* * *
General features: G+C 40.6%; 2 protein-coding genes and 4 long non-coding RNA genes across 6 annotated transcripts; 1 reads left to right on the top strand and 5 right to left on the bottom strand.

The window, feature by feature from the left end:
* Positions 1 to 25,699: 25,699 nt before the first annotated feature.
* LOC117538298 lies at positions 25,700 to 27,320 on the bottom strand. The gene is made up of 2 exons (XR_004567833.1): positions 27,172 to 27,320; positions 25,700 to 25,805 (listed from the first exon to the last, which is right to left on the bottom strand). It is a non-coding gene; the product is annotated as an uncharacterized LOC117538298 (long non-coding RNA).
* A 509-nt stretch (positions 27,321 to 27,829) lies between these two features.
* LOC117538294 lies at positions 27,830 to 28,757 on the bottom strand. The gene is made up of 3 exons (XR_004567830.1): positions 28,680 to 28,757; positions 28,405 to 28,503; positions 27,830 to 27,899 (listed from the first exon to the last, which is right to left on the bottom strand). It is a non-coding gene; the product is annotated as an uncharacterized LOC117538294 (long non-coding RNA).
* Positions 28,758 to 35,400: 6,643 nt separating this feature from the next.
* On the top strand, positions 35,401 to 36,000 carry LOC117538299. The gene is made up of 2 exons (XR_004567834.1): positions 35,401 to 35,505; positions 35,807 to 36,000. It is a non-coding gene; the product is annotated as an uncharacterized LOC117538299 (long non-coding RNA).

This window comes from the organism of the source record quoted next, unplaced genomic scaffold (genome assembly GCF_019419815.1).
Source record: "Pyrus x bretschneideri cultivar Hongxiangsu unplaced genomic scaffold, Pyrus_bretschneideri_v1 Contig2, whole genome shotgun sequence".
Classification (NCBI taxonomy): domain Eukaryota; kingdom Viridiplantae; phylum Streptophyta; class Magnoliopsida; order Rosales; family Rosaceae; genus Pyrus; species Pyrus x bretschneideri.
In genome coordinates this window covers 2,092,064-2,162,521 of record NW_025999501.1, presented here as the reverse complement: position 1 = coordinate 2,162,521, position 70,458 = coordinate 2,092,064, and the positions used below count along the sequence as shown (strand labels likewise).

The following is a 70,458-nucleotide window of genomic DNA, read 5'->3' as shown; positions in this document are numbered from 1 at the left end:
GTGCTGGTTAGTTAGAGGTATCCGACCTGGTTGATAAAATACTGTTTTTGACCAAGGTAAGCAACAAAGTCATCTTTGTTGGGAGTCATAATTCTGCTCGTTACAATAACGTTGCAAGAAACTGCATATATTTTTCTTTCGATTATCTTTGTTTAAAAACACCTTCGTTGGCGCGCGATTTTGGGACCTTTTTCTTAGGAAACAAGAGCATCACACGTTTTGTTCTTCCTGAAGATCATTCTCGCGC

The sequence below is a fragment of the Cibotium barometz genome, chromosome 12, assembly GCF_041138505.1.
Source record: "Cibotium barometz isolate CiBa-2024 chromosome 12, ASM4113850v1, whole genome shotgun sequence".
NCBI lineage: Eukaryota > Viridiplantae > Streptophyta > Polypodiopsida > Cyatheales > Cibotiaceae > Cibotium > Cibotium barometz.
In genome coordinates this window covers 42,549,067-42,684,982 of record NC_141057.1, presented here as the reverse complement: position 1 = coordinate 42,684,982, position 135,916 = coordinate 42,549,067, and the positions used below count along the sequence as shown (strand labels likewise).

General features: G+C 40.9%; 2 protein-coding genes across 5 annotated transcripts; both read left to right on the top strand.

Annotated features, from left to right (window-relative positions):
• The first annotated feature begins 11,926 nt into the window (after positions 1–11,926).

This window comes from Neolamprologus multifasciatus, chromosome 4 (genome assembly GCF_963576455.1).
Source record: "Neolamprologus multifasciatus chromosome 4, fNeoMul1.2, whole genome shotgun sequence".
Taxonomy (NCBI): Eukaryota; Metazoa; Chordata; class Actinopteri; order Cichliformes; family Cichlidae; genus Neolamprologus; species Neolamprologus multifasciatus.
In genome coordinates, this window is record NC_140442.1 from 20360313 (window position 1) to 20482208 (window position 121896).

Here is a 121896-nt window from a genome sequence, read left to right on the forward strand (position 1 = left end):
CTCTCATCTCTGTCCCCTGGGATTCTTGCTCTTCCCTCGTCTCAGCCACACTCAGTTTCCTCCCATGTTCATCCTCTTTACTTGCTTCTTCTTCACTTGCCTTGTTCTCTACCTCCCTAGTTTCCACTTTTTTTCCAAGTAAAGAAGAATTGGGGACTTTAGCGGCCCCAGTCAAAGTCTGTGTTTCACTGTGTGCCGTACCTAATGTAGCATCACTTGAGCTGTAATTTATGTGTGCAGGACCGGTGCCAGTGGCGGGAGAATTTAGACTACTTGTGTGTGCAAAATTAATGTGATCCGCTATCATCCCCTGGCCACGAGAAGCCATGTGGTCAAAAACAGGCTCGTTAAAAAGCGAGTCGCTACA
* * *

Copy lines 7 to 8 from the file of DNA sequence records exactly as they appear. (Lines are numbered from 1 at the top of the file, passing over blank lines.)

* Positions 28,758 to 35,400: 6,643 nt separating this feature from the next.
* On the top strand, positions 35,401 to 36,000 carry LOC117538299. The gene is made up of 2 exons (XR_004567834.1): positions 35,401 to 35,505; positions 35,807 to 36,000. It is a non-coding gene; the product is annotated as an uncharacterized LOC117538299 (long non-coding RNA).